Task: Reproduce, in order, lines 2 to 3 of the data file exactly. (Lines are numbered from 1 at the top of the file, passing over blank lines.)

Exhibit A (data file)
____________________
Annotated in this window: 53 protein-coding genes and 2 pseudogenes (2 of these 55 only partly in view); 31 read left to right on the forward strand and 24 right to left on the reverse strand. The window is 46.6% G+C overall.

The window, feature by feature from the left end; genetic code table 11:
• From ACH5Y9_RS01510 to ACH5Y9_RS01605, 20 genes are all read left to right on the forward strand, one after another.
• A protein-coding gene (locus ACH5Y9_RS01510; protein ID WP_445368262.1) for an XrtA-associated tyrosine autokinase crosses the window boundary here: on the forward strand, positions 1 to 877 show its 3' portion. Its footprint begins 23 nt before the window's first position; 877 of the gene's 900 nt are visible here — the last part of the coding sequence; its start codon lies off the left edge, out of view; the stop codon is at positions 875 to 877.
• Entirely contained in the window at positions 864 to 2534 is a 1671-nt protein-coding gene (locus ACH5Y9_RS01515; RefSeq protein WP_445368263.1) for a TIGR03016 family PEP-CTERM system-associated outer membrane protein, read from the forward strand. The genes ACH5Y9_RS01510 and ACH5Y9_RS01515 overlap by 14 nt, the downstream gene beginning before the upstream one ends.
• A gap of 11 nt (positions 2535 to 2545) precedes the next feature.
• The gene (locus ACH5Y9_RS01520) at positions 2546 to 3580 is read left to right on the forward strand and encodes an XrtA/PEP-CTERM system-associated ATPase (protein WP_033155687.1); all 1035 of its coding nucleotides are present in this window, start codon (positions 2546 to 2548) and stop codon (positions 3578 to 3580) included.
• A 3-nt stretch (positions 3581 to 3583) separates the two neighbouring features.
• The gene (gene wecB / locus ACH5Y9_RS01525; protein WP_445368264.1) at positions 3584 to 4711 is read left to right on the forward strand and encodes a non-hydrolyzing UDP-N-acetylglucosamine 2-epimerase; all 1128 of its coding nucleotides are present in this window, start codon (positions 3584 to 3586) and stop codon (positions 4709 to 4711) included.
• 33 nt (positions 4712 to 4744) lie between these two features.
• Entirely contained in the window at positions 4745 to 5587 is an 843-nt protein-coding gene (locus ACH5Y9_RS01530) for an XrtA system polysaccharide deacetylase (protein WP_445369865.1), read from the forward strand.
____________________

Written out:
The window, feature by feature from the left end; genetic code table 11:
• From ACH5Y9_RS01510 to ACH5Y9_RS01605, 20 genes are all read left to right on the forward strand, one after another.